This is an all-in play for Yamaha and their next chapter. I do wonder though if it was the right decision to go with their strategy of having two “#1” riders in the same team. As much as Jorge Lorenzo and Valentino Rossi won them seven titles, there were clashes, to say the least. 2015’s season finale. Their constant bickering in 2016 and taking points off each other enabling Marquez an easy ride to the title. 

Man with 1 GP win seals Factory Yamaha deal. Amazing, huh?

Honda accidentally fell into a 1-2 punch via Pedrosa’s decline and Lorenzo’s struggles. Ducati’s done the same with Petrux, almost willingly falling into that role. Odd that Yamaha persists, but maybe having two bullets in the chamber in their eyes, is their only way to beat MM93.

But where does that leave Valentino? Well, Yamaha’s given Vale some thinking time, till the middle of 2020 to decide on his future. This goes hand-in-hand with the man’s interviews, which has alluded to him usually deciding on extensions around Mugello time. Can’t imagine why. But if he wants to continue, most likely via Petronas, he can. And he gets full factory backing with that too.

I know a lot of people want to pin this down as the Rossi retirement year. I’d be guilty of thinking the same. But the more this saga developments, this doesn’t seem like the actions of a man about to announce his retirement. Yamaha is absolutely right to leave it to him, he’s earned that right in my opinion.

And the marketing value is off the charts. Rossi isn’t going to be snagged by another factory now, and he’s an “ambassador” for life whatever happens. Imagine if Rossi and Lorenzo end up as Yamaha’s test riders?! While flogging whatever R1’s the factory pumps out? Back the wagon up.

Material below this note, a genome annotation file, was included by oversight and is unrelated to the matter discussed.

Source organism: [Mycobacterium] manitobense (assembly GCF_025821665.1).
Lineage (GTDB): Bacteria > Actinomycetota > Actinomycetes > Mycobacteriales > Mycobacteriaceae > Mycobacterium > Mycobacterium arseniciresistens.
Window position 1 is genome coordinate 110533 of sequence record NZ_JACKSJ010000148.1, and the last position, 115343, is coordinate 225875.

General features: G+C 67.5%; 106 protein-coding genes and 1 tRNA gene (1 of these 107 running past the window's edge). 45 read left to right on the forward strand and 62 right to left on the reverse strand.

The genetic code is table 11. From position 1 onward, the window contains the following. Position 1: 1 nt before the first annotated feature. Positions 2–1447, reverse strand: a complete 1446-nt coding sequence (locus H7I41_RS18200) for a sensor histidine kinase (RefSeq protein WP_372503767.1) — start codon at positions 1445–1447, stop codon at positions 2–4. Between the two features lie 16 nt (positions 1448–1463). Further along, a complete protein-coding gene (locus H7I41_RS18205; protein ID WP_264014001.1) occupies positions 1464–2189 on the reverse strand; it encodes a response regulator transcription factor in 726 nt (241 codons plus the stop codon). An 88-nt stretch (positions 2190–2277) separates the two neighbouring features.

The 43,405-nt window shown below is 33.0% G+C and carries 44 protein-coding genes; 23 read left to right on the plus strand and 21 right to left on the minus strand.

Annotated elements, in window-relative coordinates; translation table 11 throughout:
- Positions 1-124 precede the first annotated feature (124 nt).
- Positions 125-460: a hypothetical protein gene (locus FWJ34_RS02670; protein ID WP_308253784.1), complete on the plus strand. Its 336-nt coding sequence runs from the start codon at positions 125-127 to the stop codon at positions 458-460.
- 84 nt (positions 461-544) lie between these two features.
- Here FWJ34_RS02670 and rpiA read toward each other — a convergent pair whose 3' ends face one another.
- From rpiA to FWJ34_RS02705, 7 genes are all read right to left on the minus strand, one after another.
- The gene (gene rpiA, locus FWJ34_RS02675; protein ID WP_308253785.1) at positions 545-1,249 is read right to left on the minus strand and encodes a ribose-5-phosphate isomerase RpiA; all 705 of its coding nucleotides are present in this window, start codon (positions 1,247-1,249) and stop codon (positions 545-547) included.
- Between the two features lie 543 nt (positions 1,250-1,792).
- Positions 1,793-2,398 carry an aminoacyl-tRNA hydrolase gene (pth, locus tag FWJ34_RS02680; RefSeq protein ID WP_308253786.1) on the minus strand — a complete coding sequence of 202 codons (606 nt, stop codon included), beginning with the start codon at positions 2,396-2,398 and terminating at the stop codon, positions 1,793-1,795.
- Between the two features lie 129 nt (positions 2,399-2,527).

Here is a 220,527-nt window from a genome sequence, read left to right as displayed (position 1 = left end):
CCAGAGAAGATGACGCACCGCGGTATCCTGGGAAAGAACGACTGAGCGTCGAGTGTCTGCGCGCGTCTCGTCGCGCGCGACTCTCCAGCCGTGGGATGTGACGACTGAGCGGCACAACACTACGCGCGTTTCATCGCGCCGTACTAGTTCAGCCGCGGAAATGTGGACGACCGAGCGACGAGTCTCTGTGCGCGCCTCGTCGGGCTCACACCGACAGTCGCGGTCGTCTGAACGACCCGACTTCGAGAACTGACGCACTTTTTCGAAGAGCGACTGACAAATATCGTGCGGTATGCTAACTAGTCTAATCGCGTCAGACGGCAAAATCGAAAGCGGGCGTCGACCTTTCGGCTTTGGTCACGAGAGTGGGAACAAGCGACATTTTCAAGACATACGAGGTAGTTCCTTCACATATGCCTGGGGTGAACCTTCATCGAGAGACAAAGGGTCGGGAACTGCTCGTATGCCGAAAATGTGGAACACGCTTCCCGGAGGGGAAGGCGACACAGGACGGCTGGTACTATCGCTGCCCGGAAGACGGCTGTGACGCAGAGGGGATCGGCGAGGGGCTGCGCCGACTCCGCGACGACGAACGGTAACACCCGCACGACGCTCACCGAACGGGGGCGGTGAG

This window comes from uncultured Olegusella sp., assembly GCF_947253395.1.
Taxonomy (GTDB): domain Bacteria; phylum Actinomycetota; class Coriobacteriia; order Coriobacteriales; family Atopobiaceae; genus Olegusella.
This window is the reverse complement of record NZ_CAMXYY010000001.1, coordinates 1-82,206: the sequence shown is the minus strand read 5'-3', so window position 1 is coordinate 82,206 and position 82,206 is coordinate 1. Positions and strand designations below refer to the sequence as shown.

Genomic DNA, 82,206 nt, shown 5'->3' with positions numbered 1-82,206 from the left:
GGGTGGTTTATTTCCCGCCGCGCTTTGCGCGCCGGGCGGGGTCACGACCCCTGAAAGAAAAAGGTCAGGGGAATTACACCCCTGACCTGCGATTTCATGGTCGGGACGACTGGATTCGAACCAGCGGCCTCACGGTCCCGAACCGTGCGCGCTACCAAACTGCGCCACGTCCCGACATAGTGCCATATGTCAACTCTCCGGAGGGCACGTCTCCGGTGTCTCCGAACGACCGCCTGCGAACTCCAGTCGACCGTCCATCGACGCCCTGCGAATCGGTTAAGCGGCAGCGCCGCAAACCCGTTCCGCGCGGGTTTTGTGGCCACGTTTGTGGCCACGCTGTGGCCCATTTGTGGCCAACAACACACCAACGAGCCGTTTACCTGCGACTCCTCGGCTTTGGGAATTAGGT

But overall, I think Yamaha’s pulled a blinder here the last two days. They’ve got their team backed in for 2021 and can start work accordingly. You’ve kept Valentino happy, with the option to still run him next year if he chooses, and still gives you plenty of time to find a replacement if he does decide to retire. And if he stays, those sweet, sweet merch sales, and still a decently competitive rider. It’s a win-win. Probably. 

Confirmed Team: Movistar Factory Yamaha – Maverick Vinales and Fabio Quartararo

February 1st –  Alex Rins signs 2-year extension at Suzuki (via Sky Sports Italy), Jorge Lorenzo returns as Yamaha Test Rider

Okay, sorry this update took a little longer, work commitments and all that. But let’s catch up.

First of all, Yamaha completes their talent dream team with the return of Jorge Lorenzo, coming home as Yamaha’s new test rider. Poor Jonas Folger.

I mean.. Okay, it’s nice to see him back. And this has certainly been a trend of the bigger factories maximising resources as far as testing goes (With Casey Stoner and Dani Pedrosa taking similar roles in recent years), but I can’t deny, this takes a little bit of the emotion of his retirement away from me from back in November. 

“So Jorge, you talked about nearly being paralysed after Assen, but I’m testing 3 months later?” I know, I know, I’m being selfish, just find it a bit weird. Besides, how many riders do you need to tell someone: “Yeah, lads, we need more power!”

Yamaha now has a fleet of Maverick Vinales, Fabio Quartararo, Valentino Rossi (probably), Frankie Morbidelli and Jorge Lorenzo. They’d better start beating their heads together to make a winning bike because they haven’t got an excuse with this much talent in their camp, FAR more than any other factory in the sport. 

As first reported by Sky Sports in Italy, Alex Rins has signed a 2-year extension with Suzuki to take him through to 2022. No-brainer for me, he clearly took a step forward last season with a pair of impressive wins in the UK and US. Still a touch inconsistent and the bike in general needs more “ultimate pace” in qualifying to make life a little easier for their riders, but they might have the best all-round bike in the field now.